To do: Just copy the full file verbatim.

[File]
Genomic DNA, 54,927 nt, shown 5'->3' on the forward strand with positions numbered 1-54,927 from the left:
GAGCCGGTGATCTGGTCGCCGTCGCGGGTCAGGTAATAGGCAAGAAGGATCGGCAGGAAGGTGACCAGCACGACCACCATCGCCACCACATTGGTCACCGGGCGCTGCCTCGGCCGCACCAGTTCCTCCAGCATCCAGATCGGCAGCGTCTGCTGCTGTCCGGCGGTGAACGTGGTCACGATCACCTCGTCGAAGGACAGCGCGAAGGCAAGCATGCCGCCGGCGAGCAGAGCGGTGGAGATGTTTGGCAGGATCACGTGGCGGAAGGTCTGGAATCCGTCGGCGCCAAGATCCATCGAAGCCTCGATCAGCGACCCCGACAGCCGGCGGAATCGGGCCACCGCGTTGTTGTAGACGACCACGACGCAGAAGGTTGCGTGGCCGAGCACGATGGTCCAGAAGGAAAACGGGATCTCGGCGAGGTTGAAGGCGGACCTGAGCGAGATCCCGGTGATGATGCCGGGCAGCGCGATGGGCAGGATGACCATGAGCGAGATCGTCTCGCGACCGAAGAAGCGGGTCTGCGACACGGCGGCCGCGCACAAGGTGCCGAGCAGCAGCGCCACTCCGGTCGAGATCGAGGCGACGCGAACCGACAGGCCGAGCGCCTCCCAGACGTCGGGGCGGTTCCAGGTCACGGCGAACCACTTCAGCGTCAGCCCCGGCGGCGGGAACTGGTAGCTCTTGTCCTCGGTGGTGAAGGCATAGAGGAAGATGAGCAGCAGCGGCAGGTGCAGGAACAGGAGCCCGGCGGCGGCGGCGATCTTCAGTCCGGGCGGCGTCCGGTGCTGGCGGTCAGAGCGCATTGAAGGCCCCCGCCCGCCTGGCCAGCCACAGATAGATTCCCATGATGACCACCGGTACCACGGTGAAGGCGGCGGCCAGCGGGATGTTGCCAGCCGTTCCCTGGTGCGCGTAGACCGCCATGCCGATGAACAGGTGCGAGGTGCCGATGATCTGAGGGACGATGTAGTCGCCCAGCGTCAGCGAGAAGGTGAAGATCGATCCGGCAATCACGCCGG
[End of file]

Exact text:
Genomic DNA, 54,927 nt, shown 5'->3' on the forward strand with positions numbered 1-54,927 from the left:
GAGCCGGTGATCTGGTCGCCGTCGCGGGTCAGGTAATAGGCAAGAAGGATCGGCAGGAAGGTGACCAGCACGACCACCATCGCCACCACATTGGTCACCGGGCGCTGCCTCGGCCGCACCAGTTCCTCCAGCATCCAGATCGGCAGCGTCTGCTGCTGTCCGGCGGTGAACGTGGTCACGATCACCTCGTCGAAGGACAGCGCGAAGGCAAGCATGCCGCCGGCGAGCAGAGCGGTGGAGATGTTTGGCAGGATCACGTGGCGGAAGGTCTGGAATCCGTCGGCGCCAAGATCCATCGAAGCCTCGATCAGCGACCCCGACAGCCGGCGGAATCGGGCCACCGCGTTGTTGTAGACGACCACGACGCAGAAGGTTGCGTGGCCGAGCACGATGGTCCAGAAGGAAAACGGGATCTCGGCGAGGTTGAAGGCGGACCTGAGCGAGATCCCGGTGATGATGCCGGGCAGCGCGATGGGCAGGATGACCATGAGCGAGATCGTCTCGCGACCGAAGAAGCGGGTCTGCGACACGGCGGCCGCGCACAAGGTGCCGAGCAGCAGCGCCACTCCGGTCGAGATCGAGGCGACGCGAACCGACAGGCCGAGCGCCTCCCAGACGTCGGGGCGGTTCCAGGTCACGGCGAACCACTTCAGCGTCAGCCCCGGCGGCGGGAACTGGTAGCTCTTGTCCTCGGTGGTGAAGGCATAGAGGAAGATGAGCAGCAGCGGCAGGTGCAGGAACAGGAGCCCGGCGGCGGCGGCGATCTTCAGTCCGGGCGGCGTCCGGTGCTGGCGGTCAGAGCGCATTGAAGGCCCCCGCCCGCCTGGCCAGCCACAGATAGATTCCCATGATGACCACCGGTACCACGGTGAAGGCGGCGGCCAGCGGGATGTTGCCAGCCGTTCCCTGGTGCGCGTAGACCGCCATGCCGATGAACAGGTGCGAGGTGCCGATGATCTGAGGGACGATGTAGTCGCCCAGCGTCAGCGAGAAGGTGAAGATCGATCCGGCAATCACGCCGG